Targeted UAW Strike Begins

Allen Smith, J.D. By Allen Smith, J.D. September 15, 2023

​A limited strike has begun against General Motors (GM), Ford Motor and Stellantis, which owns Chrysler, after the automakers and United Auto Workers (UAW) failed to reach a deal on a new four-year contract. The strike started at three plants but could have a domino effect, particularly if it becomes more widespread and prolonged. We've gathered articles on the news from SHRM Online and other media outlets.

Plants with Strikes

Workers at three Midwest auto plants—a General Motors assembly plant in Wentzville, Mo., a Ford plant in Wayne, Mich., and a Stellantis plant in Toledo, Ohio—were the first to walk off the job. For now, that means the strike involves about 12,700 workers at the three companies. The corporations have approximately 146,000 UAW members. Additional strike locations could follow, depending on how bargaining with the companies proceeds.

The strike occurs as automakers have spent billions on electric vehicle and battery production, expenditures that might make a sharp rise in labor costs more difficult. Under the companies' old contract, hourly labor costs average $65, including benefits, compared with Tesla's $45. The UAW has said that labor accounts for less than 5 percent of the costs per vehicle.

(NPR and The Wall Street Journal)

‘Stand Up Strike’

The decision to start the strike on a limited basis is intended to give UAW negotiators leverage in the talks and to keep the manufacturers off balance. The union referred to its targeted strike as a "Stand Up Strike." Striking at even a handful of plants could disrupt the automakers' production while ensuring that many UAW members continue working and earning paychecks.

The strike against the three companies is the first time the UAW has gone on strike against all three of the automakers simultaneously.

(The New York Times and CNN)

Domino Effect

It might not take much to virtually shut down the companies' output. The corporations operate a network of plants that depend on getting parts from different facilities. Slowing or stopping the production of a few engine or transmission plants at each company could be as effective at stopping operations as a full strike, according to industry experts.

However, the UAW's selection of plants for now will let the other assembly plants continue to manufacture vehicles if workers at those plants stay on the job. None of the vehicles built at the three plants where the strikes are taking place are top sellers.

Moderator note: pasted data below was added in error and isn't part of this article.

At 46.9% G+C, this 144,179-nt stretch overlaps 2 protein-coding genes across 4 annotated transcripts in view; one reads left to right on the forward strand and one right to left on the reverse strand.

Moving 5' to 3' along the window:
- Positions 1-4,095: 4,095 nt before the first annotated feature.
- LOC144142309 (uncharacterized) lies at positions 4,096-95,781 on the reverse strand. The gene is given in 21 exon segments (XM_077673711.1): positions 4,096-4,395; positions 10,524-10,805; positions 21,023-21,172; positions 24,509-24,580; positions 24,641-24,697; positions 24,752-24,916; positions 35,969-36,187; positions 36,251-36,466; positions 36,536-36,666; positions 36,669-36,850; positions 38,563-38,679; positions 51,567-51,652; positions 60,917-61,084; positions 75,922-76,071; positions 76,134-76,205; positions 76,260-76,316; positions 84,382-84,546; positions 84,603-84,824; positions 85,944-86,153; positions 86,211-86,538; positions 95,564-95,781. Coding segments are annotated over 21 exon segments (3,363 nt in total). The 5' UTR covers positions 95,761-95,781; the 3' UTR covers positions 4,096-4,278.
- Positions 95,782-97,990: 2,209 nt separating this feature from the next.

(CNN and CNN)

Teamsters Won’t Deliver Vehicles

Truck drivers who belong to the Teamsters won't deliver vehicles for GM, Ford or Stellantis as a result of the strike. "We are 100 percent supportive of UAW workers" and UAW President Shawn Fain, said Kevin Moore, president of Teamsters Local 299 in Detroit. The local union represents 5,000 members and most freight car haulers. "Our Teamsters will not cross strike lines," Moore said.

(Detroit Free Press)

UAW Goals

The UAW began the week asking for a 46 percent pay raise over four years before reducing that to a demand for a 36 percent pay raise, according to Garret Nelson, an automotive analyst for CFRA Research in the Washington, D.C., metropolitan area. Other union goals have included the adoption of a 32-hour workweek, a return to traditional pensions and an end to a two-tier wage system that pays new hires much less than workers with long tenures. In addition, the UAW has sought retiree medical benefits, cost-of-living allowances tied to inflation, more paid time off and limiting the use of temporary employees.

Another bargaining issue is whether the union can represent employees in new plants in the U.S. that are joint ventures with Asian companies to make electric vehicles' batteries. Because electric vehicles require fewer parts and less labor to build than gasoline-powered vehicles, a transition to EVs may lead to closure of plants making engine parts for traditional cars.

(CBS News, Fortune, SHRM Online and The Washington Post)

GM’s Latest Offer

On Sept. 14, GM said its latest offer included a 20 percent wage boost over four years and cost-of-living adjustments for workers with long tenure. GM also said it would let new hires reach the top wage after four years on the job. "We put forward a compelling and unprecedented offer," said GM Chief Executive Mary T. Barra. Ford and Stellantis also made new proposals to the union before the old contract expired but did not release details.

(The New York Times)

What If the Strike Spreads and Is Long?

If the strike spreads and is prolonged, new vehicles could become scarcer, which might result in higher car prices and hinder efforts to reduce inflation. While a 40-day strike against GM in 2019 contributed to a single-quarter recession in Michigan, a widespread and long strike against GM, Ford and Stellantis might result in more lasting damage. Inventories of domestic cars are low—less than a quarter of what they were in September 2019. A prolonged and widespread strike also could affect the automotive supply chain. The automakers' suppliers—businesses that make brakes, headlights and catalytic converters—might be hurt enough to result in job cuts.

(The New York Times and NBC News)



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